Previously published in Examiner
Part 4 of the Rosie the Riveter series
It was the first time in Canada that women were so actively involved in the workforce. At the beginning of the Second World War, there were 11 million people in Canada. There were approximately 600,000 women in the workforce, but by the time the war ended these numbers had jumped to over a million women (1,200,000).
During 1943 – 1944 the breakdown of Canadian women workers was as follows:
Service sector: 439,000 women
Manufacturing: 373,000 women
Construction: 4,000 women
The advantage Canadian women had in specialized fields
Where the physical stature of women was always given as an excuse for why they could not do heavy labour or men’s work in general, their size actually worked to their advantage in factory work. Since women are smaller physically they were able to do very dexterous jobs with precision. This precision was necessary for instrument assembly work , optics, and electronics.
One Canadian women who had nine sons all of which were away from the farm in the war or elsewhere, actually, “drove the tractor, plowed the fields, put up hay, and hauled grain to elevators, along with tending her garden, raising chickens, pigs and turkeys, and canning hundreds of jars of fruits and vegetables.”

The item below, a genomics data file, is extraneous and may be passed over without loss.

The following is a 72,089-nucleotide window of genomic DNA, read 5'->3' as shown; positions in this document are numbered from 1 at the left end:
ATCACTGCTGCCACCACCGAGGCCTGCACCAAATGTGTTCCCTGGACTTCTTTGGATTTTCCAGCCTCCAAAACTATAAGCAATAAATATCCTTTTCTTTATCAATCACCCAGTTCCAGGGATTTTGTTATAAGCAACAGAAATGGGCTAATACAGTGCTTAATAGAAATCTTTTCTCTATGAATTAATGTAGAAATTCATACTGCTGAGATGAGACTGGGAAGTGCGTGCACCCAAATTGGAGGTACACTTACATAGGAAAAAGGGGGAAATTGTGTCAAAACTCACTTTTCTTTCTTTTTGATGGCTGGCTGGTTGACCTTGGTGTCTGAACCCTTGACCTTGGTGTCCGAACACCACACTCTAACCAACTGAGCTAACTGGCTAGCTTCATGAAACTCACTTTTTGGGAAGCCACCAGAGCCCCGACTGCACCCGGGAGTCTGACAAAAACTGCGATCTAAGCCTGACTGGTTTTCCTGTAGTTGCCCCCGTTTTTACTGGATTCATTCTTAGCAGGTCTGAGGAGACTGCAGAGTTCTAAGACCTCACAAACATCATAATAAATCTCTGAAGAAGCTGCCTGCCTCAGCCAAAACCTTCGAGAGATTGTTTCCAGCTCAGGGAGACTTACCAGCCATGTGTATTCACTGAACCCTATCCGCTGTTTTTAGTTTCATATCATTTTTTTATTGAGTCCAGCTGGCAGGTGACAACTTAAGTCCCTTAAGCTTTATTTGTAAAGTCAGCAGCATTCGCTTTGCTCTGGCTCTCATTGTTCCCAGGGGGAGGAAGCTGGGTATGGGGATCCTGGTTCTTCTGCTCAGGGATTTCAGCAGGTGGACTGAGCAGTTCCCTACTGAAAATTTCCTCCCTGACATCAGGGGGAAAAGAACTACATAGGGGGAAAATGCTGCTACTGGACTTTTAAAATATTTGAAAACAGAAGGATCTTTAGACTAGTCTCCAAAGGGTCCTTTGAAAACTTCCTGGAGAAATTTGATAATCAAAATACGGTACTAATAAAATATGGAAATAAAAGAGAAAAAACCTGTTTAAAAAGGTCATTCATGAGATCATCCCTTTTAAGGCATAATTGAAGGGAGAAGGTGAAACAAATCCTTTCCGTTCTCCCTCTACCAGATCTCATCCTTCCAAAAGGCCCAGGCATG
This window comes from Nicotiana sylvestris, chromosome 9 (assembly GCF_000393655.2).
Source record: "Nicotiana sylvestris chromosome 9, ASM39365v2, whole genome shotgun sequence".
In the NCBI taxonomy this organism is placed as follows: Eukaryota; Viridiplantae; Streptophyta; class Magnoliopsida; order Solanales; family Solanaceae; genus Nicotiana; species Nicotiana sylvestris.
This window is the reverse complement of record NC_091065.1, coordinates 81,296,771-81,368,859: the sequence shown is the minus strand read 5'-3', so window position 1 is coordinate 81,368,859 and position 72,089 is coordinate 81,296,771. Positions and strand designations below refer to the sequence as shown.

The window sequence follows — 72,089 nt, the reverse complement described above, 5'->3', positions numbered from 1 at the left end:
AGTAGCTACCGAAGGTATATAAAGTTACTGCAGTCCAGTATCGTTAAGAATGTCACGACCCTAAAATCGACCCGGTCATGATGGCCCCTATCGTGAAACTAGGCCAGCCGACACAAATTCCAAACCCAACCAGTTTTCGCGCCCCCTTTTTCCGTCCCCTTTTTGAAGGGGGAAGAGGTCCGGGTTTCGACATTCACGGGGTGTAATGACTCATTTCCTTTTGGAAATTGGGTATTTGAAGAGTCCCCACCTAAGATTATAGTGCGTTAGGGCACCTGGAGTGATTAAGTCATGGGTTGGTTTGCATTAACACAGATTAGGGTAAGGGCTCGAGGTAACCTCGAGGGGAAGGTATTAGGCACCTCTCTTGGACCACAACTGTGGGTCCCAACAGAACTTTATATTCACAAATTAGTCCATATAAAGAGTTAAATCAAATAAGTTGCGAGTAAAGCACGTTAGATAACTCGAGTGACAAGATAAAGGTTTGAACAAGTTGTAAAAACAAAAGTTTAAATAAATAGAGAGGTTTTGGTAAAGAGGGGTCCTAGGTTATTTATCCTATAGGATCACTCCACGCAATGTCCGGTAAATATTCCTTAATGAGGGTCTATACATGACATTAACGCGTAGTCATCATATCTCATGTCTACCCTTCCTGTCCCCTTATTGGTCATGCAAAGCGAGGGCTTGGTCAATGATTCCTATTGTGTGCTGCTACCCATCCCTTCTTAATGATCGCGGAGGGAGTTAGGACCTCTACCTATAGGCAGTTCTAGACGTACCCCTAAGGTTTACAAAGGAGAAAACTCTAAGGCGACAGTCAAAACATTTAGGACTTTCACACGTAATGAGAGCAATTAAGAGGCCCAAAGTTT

Other work Canadian women did during wartime
The women who worked with loggers and lumberjacks were known as “lumberjills.”
World’s first female aircraft designer was a Canadian
Elsie MacGill, known as the Queen of Hurricanes was the very first woman aeronautical engineer in Canada. She was also the world’s first woman aircraft designer. She and her team designed and manufactured the Hurricane combat aircraft.
Canadian women in the Military
Canadian women wanted to be involved in all sectors of the war effort, they were not content to just stay at home to help the cause, though that was an integral part of the women’s war effort and is not to be downplayed. We will discuss the wonderful accomplishments of women at home in Montreal and elsewhere and what they had done to support the war effort in a different section of this series. However, for now we are looking at the women who served in the military first.
To be continued